June 22, 2009

Let us avoid subtle muddle

Sir I have participated for many years in the debate on the regulations for banks coming out of Basel but, in order to have an even fuller understanding of what happened, I recently completed all the requirements to be a mortgage loan officer and a real-estate salesman in the state of Maryland. From what I have been able to gather Clive Crook, and many with him, is wrong when he slips by some questions that seem to attribute much of the subprime crisis to Fannie Mae and Freddie Mac, “A thin outline of regulatory reform” June 22.

There might be other real problems with these “government sponsored entities” but the subprime avalanche was created by mortgage originators that managed to channel unbelievably lousy awarded mortgages into Wall Street created securities which had managed to hustle up AAA credit ratings, so much that even Fannie Mae and Freddie Mac fell into the trap of buying up some of this securities, as investors.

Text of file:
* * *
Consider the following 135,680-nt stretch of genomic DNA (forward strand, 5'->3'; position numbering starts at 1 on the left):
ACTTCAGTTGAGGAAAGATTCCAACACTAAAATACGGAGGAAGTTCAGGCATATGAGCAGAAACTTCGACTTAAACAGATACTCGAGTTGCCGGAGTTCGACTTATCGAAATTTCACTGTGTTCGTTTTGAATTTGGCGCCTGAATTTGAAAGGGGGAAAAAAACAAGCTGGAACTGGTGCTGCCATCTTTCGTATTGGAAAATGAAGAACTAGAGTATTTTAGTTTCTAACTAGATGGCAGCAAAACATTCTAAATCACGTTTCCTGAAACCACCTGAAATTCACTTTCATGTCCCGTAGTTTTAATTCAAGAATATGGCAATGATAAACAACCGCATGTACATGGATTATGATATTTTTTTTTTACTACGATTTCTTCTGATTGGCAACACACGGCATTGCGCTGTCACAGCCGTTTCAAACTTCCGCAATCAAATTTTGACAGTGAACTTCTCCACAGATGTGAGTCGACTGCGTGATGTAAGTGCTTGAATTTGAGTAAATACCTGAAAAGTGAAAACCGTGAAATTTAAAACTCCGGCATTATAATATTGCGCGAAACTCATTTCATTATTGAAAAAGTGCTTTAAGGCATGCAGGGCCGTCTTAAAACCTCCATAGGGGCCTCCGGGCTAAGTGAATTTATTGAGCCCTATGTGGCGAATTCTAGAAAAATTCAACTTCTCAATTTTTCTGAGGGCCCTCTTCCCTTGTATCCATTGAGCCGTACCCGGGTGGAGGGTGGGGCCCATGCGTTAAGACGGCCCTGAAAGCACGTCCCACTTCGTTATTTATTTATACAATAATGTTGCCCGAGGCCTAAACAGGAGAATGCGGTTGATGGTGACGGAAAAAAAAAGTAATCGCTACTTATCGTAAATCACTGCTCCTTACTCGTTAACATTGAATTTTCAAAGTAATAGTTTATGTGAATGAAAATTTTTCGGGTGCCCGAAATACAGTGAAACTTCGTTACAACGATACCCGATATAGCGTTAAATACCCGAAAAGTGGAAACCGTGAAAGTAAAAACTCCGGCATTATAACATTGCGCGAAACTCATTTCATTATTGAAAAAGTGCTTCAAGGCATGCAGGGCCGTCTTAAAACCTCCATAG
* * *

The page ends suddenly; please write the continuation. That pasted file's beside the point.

There might be other real problems with these “government sponsored entities” and there is a lot of pent up criticism of these by conservatives, and much of it might be valid, but creating regulatory reform in hard times like this is not made easier by subtle muddle being thrown into the debate.

In his article Clive Crook also asks “what would better regulation of the [credit rating] agencies look like? To this I would have to reply by asking? Why would we need better regulation that could make the credit rating agencies even more dangerous? Why do we not just take away the official powers they have had since only June 2004?